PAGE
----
You’ll Never Walk Alone

The NSA is not the only one monitoring every move you make, every breath you take. In their desire to anticipate our wants and needs before we know them ourselves, the Times reports that major web companies–Yahoo!, , AOL (it’s still around? I’ll be damned)–are “gathering clues about the tastes and preferences of a typical user several hundred times a month.” They too are ever-careful not to abuse our privacy and besides, “the data [they collect] is a boon to consumers, because it makes the ads they see more relevant.” You know what would be even more of a boon than more relevant ads? Fewer ads.

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  • DDash

    I believe this topic was brought up in our Internet Law class, and it’s just creepy that before even reading my Gmail I see ads that all magically relate to the content of my emails. Fewer ads would definitely be great, even if you could opt out of targeting emails. My point is that using the collected data to publicly target consumers just makes me wonder what they are privately doing with some of the data they collect.

  • Karim Saab

    I want to make a confession, when I signed up for facebook I never read the terms and conditions. I don’t think many of you have either. But if you look carefully you can find this,

    “By posting User Content to any part of the Site, you automatically grant, and you represent and warrant that you have the right to grant, to the Company an irrevocable, perpetual, non-exclusive, transferable, fully paid, worldwide license (with the right to sublicense) to use, copy, publicly perform, publicly display, reformat, translate, excerpt (in whole or in part) and distribute such User Content for any purpose, commercial, advertising, or otherwise, on or in connection with the Site or the promotion thereof, to prepare derivative works of, or incorporate into other works,”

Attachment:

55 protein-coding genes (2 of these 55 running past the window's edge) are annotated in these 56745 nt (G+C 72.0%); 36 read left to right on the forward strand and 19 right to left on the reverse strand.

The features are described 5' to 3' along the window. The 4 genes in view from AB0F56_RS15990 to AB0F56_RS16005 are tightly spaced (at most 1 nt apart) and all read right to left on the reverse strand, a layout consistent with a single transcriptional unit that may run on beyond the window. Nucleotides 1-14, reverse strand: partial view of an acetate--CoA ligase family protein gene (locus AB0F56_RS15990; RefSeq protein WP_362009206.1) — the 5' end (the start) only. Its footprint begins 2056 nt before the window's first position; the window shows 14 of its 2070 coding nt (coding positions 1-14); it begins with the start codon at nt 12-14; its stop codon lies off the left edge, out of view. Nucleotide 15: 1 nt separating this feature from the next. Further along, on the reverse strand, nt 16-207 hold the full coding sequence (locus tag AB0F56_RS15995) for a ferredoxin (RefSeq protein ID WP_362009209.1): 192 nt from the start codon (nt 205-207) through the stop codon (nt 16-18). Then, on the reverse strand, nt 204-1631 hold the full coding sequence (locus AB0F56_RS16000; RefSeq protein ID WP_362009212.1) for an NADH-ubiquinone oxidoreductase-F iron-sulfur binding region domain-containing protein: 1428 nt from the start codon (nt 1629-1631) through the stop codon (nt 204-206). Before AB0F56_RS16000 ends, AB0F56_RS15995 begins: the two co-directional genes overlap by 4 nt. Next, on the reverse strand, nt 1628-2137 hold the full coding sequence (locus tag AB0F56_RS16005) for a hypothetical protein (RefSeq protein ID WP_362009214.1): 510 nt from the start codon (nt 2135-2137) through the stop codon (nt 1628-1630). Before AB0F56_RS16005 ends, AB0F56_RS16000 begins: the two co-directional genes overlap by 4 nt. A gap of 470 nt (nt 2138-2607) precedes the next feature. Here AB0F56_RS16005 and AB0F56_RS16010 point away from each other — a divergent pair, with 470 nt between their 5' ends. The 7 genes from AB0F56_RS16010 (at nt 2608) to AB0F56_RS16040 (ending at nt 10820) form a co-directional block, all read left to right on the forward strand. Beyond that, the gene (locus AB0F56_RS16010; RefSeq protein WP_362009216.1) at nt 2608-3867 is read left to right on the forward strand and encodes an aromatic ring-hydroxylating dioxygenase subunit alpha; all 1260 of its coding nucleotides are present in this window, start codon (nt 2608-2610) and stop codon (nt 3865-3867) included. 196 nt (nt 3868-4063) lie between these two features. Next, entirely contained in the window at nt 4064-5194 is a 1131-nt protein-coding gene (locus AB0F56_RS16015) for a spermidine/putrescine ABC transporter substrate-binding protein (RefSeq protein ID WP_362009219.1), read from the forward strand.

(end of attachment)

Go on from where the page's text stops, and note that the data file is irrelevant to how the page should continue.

I don’t think many of us realize how our personal information is being bought and sold. Think about what information on a person facebook can sell to an ad company. People list their phone number, email, university, gender, music preferences, hobbies, etc. etc.

    In fact, I think this is how facebook makes most of their profit.

  • Geetika

    I feel that it is much better to have to stare at ads about products that you own or are interested in rather than other useless stuff. This is certainly a better way of maintaining customer relationship using e-commerce. It gives companies the scope to tailor their products to meet the requirements of their target customers and make new clients. As far as privacy is concerned, it lies in the hands of the people. They can certainly opt out of ad targetting and take precautionary measures against spyware, not all of which is illegal except what is not mentioned in agreements of softwares that customers purchase, by installing anti-spyware programs or using web browsers other than internet explorer.

  • Jimson

    Many of the major companies currently have or are working policies to let users opt out of ad targeting. In some instances, the selective ads benefit internet users as they can readily have access to various sites that might be of more interest to them. I know on Google mail, the ad headings change depending on the the e-mail you are viewing which can be helpful in providing various channels for extra research or additional information.